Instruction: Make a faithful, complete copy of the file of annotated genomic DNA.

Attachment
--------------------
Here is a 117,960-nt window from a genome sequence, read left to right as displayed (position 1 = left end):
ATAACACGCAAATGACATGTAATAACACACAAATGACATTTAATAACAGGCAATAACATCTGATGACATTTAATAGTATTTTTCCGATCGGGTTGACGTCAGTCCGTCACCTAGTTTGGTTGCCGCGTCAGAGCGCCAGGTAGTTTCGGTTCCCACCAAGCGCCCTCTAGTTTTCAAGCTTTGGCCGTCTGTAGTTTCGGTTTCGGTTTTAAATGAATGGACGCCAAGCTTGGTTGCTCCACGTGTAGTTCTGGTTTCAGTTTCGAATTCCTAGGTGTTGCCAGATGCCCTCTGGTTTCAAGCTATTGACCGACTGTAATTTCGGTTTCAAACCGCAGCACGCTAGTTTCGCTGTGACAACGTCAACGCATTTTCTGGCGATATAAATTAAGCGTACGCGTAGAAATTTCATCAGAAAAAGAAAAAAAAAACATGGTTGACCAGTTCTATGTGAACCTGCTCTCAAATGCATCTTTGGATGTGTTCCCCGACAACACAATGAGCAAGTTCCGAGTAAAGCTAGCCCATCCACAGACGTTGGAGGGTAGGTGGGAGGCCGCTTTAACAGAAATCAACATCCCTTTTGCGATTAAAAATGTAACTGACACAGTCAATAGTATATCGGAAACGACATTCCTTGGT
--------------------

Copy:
Here is a 117,960-nt window from a genome sequence, read left to right as displayed (position 1 = left end):
ATAACACGCAAATGACATGTAATAACACACAAATGACATTTAATAACAGGCAATAACATCTGATGACATTTAATAGTATTTTTCCGATCGGGTTGACGTCAGTCCGTCACCTAGTTTGGTTGCCGCGTCAGAGCGCCAGGTAGTTTCGGTTCCCACCAAGCGCCCTCTAGTTTTCAAGCTTTGGCCGTCTGTAGTTTCGGTTTCGGTTTTAAATGAATGGACGCCAAGCTTGGTTGCTCCACGTGTAGTTCTGGTTTCAGTTTCGAATTCCTAGGTGTTGCCAGATGCCCTCTGGTTTCAAGCTATTGACCGACTGTAATTTCGGTTTCAAACCGCAGCACGCTAGTTTCGCTGTGACAACGTCAACGCATTTTCTGGCGATATAAATTAAGCGTACGCGTAGAAATTTCATCAGAAAAAGAAAAAAAAAACATGGTTGACCAGTTCTATGTGAACCTGCTCTCAAATGCATCTTTGGATGTGTTCCCCGACAACACAATGAGCAAGTTCCGAGTAAAGCTAGCCCATCCACAGACGTTGGAGGGTAGGTGGGAGGCCGCTTTAACAGAAATCAACATCCCTTTTGCGATTAAAAATGTAACTGACACAGTCAATAGTATATCGGAAACGACATTCCTTGGT